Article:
Previous reports on the development of the F-10 had suggested that the aircraft - effectively a continuation of Israel's Lavi programme, cancelled in 1987 would have an Elta radar.

The Russians also claim that the aircraft is to be powered by a single Lyulka Al-31F engine, two of which are fitted to the Sukhoi Su-27 Flanker. With a first flight expected as early as 1996, a power plant for the prototype will already have been selected and possibly fitted.

The Lavi was fitted with the 91.7kN (20,620lb)-thrust Pratt & Whitney PW1120 turbojet, although the release of the US engine to China is highly unlikely. A single Lyulka AL-31F produces 122kN of thrust with reheat.

The Chinese air force already has 26 Flankers in service, with a second batch of 24 believed to be on order. China has ambitions eventually to licence-produce the airframe and Lyulka engine. The latter would probably be produced by Wopen in Guiyang.

While the Chinese may in effect be holding a radar competition, the Israelis have run into serious opposition from the USA over the potential supply of advanced air- intercept-radar technology to the Chinese.

When Flight International first revealed in 1994 that the F-10 was a Chinese-Israeli collaborative programme, the US State Department announced publicly that it would examine whether Israel was in breach of US export regulations.

The US Government had been aware of the programme for several years and tried to get Tel Aviv to drop the project - the Lavi fighter programme having received much of its funding and technology from the USA.

The first pictures of the aircraft are reported to have been taken by US intelligence satellites in 1994, prompting US defence secretary William Perry to make a personal plea earlier this year to recently assassinated Israeli prime minister, Yitzak Rabin to drop the programme - without success.

The prototype of the new fighter is being assembled in a special site at Chengdu Aircraft, in Sichuan. In the late 1980s, at least 20 engineers from Israel Aircraft Industries (IAI) were part of the fighter's design team at Chengdu. IAI also helped with wind tunnel testing in the early design stage. The Israeli presence has been scaled down in the last three years.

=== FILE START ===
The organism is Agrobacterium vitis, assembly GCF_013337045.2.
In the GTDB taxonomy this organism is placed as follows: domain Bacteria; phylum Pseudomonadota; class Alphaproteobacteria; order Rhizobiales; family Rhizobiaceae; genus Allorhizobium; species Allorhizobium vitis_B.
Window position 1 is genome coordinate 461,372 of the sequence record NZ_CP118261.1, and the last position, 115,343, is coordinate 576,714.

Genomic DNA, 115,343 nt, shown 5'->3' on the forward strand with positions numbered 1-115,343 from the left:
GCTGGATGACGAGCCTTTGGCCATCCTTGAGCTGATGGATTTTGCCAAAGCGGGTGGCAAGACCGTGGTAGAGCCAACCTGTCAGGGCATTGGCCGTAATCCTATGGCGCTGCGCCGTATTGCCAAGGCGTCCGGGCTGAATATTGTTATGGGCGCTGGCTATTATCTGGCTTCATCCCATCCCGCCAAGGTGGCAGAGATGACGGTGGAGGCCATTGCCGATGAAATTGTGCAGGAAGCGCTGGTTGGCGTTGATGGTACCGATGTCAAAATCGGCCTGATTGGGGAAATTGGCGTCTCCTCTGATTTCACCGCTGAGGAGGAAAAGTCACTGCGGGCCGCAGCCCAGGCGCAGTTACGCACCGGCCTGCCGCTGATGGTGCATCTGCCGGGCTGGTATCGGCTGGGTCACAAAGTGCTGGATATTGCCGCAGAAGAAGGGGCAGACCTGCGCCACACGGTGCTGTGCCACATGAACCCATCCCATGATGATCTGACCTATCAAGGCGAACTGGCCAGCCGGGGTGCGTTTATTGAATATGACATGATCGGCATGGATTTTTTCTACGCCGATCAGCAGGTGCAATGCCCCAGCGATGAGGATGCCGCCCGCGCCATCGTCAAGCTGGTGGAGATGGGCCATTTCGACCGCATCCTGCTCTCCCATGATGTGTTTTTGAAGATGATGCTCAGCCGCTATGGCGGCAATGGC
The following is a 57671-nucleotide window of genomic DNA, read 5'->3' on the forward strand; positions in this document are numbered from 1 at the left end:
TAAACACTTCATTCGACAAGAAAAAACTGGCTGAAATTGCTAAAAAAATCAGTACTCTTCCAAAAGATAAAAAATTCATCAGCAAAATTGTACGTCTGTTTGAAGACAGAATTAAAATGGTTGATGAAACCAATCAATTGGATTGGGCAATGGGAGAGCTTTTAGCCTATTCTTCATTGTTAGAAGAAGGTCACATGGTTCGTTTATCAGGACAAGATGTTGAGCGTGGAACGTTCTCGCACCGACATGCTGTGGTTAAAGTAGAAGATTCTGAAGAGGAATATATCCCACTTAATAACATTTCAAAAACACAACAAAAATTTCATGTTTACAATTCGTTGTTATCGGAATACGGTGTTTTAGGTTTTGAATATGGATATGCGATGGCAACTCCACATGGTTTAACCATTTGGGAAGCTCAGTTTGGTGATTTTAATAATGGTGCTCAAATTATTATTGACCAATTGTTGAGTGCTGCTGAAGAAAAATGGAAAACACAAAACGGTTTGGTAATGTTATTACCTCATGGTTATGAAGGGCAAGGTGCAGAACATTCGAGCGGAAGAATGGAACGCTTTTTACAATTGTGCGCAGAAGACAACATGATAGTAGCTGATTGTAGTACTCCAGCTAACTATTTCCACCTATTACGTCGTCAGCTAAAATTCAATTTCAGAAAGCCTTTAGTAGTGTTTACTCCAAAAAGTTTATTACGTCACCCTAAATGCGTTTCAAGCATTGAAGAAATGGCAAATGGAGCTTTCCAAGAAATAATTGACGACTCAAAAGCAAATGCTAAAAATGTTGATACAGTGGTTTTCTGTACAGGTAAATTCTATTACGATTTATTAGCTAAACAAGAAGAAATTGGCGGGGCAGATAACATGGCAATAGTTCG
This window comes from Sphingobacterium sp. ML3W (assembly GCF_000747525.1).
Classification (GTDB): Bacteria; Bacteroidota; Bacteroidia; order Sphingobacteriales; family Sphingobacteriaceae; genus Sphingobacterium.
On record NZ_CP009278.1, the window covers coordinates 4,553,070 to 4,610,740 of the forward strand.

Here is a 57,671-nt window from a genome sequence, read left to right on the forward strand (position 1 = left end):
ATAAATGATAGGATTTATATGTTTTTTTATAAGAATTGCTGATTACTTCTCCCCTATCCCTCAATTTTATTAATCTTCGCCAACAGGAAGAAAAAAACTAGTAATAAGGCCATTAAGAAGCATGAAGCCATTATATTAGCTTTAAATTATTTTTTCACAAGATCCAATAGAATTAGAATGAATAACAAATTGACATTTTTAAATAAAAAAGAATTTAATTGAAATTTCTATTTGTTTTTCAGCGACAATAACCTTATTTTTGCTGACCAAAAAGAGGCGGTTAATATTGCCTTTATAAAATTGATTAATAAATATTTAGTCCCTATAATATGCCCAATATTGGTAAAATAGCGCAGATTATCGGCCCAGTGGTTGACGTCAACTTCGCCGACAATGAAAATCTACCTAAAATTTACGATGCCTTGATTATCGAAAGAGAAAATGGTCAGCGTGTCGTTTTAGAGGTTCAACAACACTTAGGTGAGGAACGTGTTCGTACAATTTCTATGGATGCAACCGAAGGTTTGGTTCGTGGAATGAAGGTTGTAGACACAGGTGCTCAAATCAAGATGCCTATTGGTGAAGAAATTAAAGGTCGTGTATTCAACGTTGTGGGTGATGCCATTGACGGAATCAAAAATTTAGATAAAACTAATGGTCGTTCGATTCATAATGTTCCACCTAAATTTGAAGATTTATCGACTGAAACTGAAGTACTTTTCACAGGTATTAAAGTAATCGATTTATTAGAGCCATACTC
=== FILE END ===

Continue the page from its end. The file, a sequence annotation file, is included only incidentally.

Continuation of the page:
The Israeli design and development input in the programme is valued at more than $500 million. Overall programme costs are said to top $5 billion.
 

Tam

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I kind of wonder what exactly is the radar on that J-10 prototype.
 

Tam

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Also its a good idea to keep a look out for more planes with flight telemetry noses. Either the plane nose is metal, primered but unpainted, or painted black to look like a fake radome, in which case it would have a shiny black enamel surface, but without the static stripes. This can mean prototypes with the WS-10A, AL-31FM1 and seeing a new one on an FC-1 can mean having the WS-13 Taisan engine on it.

On the radar it puzzles me, what slotted array radar did China have back in 1998 that you could fit on the J-10 01? Was the KLJ-1 even in service then? Was a Zhuk provided or is this an Israeli ELTA? The slotted array JL-10A was already on testing onboard the JH-7 084 prototype.

The sighting of a PL-11 on what maybe the wing of J-10 01 (the photo was shot right from underneath the plane), suggests its not a Zhuk. As the PL-11 is basically a Sparrow copy, this hints to a Western style radar, in which case possibly an ELTA or an early KLJ series type.

The radar on the 100X series of J-10 probably belonged to as KANWA reported, Type 1473 in PLA parlance, or KLJ-3 in its factory designation. The capabilities appear limited only to the PL-8 and the PL-11.

Not only the 101X series and with the J-10s that appeared with the Flight Test and Training Center did the J-10s started sporting PL-12s. This is probably a second generation slotted array, with a PLA parlance Type 149X, with X as an unknown number. There has been brochures of radars called KLJ-6 and KLJ-7, one of which may be for the J-10's.

This is in parallel with J-8II developments. The KLJ-1 or Type 1471 slotted array radar first appeared in upgraded J-8Ds and J-8Hs but only feature PL-5, PL-8 and PL-11 compatibility. Not until the J-8F with a new radar set that you have the PL-12 capabiltiy. A leaked inventory sheet reveals the designation Type 1492.
 

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Deino

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Hmmm ... is this the WS-10/WS-10A ???
 

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Tam

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Hard to say. Ths one has the nozzles that are more similar to the one in the original J-11 testbed.